The band was multi-ethnic. Black and white musicians working together. The band was multi-cultural. Mods. Skinheads. Punks. Rastafarians. Rockabilly Rebels. All could spot kindred spirits in the band’s Rude Boy image. They integrated the factions of youth culture that seemed to be at war across the nation at the time.
“The movement the Specials created was not just about music. The clothes are almost as important” said Terry Hall, quoted in Chris White’s ‘The Specials Too Much Too Young’. “We are not a mod band or skinhead band. The Rude Boy thing is a real mixture.”
Don Letts and others had been showing that punk had a natural companion in the rebel music of Jamaica; reggae. This was derived from rocksteady, bluebeat and ultimately, ska. Jerry used ska as a basis and quickly added the riotous energy of late 1970s punk rock to its smooth, danceable rhythms. Mix in a very English vocalist in Terry Hall, and a further, more updated, Jamaican touch, in Neville Staples’ voice and toasting. A unique sound followed. The Coventry Specials became the Special AKA, and ultimately, The Specials.
“Jerry Dammers once commented that ‘Ska is just somewhere to start, it’s dead simple, but there are so many variations you can make of it.” – Chris White.
Joe Strummer liked them. The Specials joined The Clash on their ‘On Parole’ tour. They moved to London and Bernie Rhodes managed them briefly, no doubt finding an ally in Jerry for his political and social viewpoints. However, the band soon returned to Coventry. Jerry and his band mates wanted to do things their way and didn’t want to be someone else’s puppet.
The next step secured Jerry as a significant figure in punk and new wave. He formed 2-Tone Records. A masterstroke. With its black and white Rude Boy logo, it was a perfect vehicle for showing the world what Jerry was all about. And DIY to boot – another punk characteristic. Black and white. Rude boys and girls. Integration. Sharp. Original. And respectful to the music’s origin. The debut release in July 1979 was a seven-inch single, Gangsters. Based on Al Capone by Prince Buster, it had all the elements of the band’s live shows in its two minutes forty-seven seconds. It was a combination of ska and punk energy. 2-Tone as a genre was born: “The record blowing a breath of fresh air through the ashes of the punk scene and heralding one of the most exciting periods in British music since the Sex Pistols’ heyday”, wrote Martin C. Strong.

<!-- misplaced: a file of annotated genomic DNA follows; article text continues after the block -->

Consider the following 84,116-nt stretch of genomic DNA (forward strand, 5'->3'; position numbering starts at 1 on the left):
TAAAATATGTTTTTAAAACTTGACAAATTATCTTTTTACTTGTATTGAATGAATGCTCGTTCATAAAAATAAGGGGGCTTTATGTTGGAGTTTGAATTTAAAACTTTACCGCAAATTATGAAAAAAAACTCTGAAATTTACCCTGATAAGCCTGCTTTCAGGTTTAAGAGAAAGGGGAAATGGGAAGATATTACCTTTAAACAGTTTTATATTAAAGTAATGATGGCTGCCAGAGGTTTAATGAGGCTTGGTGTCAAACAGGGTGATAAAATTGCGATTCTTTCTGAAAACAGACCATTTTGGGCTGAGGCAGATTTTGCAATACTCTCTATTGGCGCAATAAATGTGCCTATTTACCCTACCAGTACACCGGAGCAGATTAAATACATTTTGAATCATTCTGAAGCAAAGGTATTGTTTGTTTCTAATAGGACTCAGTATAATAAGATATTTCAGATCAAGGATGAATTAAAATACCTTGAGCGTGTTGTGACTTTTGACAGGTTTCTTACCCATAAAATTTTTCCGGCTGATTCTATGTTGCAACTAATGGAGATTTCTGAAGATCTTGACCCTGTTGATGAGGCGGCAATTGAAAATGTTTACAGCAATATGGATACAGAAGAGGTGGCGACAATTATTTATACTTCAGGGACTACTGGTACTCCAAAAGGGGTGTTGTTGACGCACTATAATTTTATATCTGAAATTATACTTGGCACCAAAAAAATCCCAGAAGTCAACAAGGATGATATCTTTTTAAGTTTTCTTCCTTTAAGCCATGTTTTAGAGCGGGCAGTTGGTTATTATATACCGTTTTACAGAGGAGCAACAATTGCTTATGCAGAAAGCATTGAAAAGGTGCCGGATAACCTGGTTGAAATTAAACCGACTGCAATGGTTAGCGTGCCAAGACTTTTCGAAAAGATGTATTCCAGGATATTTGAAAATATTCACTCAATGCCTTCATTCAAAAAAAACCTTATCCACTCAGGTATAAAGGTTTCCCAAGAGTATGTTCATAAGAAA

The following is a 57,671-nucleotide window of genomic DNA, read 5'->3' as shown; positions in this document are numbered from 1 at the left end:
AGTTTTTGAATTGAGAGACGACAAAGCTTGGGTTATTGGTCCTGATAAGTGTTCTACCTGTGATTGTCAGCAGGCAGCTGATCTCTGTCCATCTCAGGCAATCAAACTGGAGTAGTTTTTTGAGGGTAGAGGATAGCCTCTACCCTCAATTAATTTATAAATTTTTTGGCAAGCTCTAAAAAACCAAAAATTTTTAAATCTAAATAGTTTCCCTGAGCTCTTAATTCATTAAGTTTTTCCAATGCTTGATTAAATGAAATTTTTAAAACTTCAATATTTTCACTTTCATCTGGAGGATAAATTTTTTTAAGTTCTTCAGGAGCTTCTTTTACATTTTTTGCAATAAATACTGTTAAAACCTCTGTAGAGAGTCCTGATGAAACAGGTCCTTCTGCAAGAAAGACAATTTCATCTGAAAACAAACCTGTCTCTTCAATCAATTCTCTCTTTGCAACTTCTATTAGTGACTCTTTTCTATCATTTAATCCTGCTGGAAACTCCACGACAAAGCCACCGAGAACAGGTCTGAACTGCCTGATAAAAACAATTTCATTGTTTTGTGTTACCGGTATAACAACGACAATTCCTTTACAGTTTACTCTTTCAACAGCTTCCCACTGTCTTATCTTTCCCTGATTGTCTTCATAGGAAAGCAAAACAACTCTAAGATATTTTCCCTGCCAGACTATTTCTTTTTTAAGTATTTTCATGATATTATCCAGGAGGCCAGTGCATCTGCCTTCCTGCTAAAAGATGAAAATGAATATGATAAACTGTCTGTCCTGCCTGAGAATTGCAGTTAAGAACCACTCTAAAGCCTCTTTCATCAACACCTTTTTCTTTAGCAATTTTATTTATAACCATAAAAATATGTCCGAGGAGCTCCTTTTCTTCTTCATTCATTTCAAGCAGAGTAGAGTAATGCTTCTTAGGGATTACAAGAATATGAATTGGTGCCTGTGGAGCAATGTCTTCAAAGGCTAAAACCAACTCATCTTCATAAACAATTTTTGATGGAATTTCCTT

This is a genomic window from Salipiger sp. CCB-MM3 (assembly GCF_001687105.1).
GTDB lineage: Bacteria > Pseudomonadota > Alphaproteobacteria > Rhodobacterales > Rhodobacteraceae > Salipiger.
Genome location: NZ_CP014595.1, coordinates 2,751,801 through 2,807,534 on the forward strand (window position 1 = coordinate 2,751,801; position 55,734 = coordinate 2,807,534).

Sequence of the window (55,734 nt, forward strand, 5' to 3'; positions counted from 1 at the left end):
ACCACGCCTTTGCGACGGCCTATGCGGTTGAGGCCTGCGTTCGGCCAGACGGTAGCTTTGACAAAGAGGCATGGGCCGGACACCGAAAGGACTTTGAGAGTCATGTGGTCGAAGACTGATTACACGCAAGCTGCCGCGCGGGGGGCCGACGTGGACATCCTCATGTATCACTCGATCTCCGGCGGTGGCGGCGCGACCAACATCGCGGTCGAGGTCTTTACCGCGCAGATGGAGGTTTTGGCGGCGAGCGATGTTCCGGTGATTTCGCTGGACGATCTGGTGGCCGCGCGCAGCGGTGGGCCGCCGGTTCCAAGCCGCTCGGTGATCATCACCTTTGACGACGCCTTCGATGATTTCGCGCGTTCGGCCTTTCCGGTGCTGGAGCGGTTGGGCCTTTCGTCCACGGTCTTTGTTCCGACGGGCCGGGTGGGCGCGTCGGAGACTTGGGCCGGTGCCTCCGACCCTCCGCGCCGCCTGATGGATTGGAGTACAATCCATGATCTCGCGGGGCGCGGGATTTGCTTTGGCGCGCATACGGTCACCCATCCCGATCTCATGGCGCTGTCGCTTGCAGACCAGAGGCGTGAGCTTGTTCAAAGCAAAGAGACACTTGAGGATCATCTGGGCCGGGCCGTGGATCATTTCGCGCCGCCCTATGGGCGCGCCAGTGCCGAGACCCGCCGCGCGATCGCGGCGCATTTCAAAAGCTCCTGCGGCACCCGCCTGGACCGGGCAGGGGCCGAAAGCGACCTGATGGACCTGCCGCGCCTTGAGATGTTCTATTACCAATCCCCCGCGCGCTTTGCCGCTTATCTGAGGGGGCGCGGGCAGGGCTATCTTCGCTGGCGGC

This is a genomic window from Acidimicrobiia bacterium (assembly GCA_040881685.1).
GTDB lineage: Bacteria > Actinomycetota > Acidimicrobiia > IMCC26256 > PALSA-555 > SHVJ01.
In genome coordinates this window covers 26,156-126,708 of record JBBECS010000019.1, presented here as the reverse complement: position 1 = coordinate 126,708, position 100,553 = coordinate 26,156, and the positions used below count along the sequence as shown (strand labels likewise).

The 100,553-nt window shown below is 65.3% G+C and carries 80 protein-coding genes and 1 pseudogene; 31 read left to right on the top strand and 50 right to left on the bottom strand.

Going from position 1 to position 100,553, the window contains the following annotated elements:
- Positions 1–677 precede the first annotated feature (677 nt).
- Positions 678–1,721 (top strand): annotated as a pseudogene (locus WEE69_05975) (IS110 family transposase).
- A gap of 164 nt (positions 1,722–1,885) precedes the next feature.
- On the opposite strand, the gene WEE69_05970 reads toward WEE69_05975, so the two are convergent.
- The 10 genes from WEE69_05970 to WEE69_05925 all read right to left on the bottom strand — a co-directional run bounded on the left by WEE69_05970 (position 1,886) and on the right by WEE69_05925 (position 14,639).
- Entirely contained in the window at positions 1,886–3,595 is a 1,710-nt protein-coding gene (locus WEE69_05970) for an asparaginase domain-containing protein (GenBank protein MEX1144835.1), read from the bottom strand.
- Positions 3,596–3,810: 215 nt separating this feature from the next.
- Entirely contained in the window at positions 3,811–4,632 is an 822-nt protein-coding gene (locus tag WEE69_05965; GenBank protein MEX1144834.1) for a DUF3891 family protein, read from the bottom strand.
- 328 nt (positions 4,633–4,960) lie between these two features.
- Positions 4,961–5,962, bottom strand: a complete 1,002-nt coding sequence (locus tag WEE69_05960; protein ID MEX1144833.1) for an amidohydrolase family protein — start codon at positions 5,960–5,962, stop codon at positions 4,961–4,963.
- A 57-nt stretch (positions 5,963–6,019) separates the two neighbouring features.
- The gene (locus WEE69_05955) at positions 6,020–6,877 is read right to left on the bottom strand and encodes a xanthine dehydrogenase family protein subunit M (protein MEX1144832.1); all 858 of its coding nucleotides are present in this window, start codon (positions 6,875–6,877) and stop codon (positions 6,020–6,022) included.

Furthermore, Gangsters was released as a split single. On the other side was The Selecter, by fellow Coventry-based ska revivalists The Selecter. In August the same year another bunch of ska converts, Madness, had their debut released on 2-Tone. The Prince (further homage to Prince Buster!) came out. The 2-Tone Tour hit the road in October featuring all three bands. The nation had been whacked fully in the face with a punky ska renaissance. The energy that punk had given the nation’s youth was indeed harnessed. And utilised. Punk was given a kick up the arse from an unexpected source. And ska was given a revival courtesy of that same source.
A follow up, A Message To You, Rudy, coincided with the tour. Another ska legend, Rico Rodriguez, the legendary trombonist, graced the track with his smooth touch. It also had social comment. Jerry cemented 2-Tone’s name. The new generation was being given a history lesson. Dressed up metaphorically as well as musically, in modern black and white clothing. The ska baton was being passed on. 2-Tone, the genre, was a natural extension. A Message To You, Rudy was also a Dandy Livingston song. Today, 2-Tone and traditional ska classics sit side by side on many a ska/reggae compilatio – and on many a punk/new wave compilation, incidentally.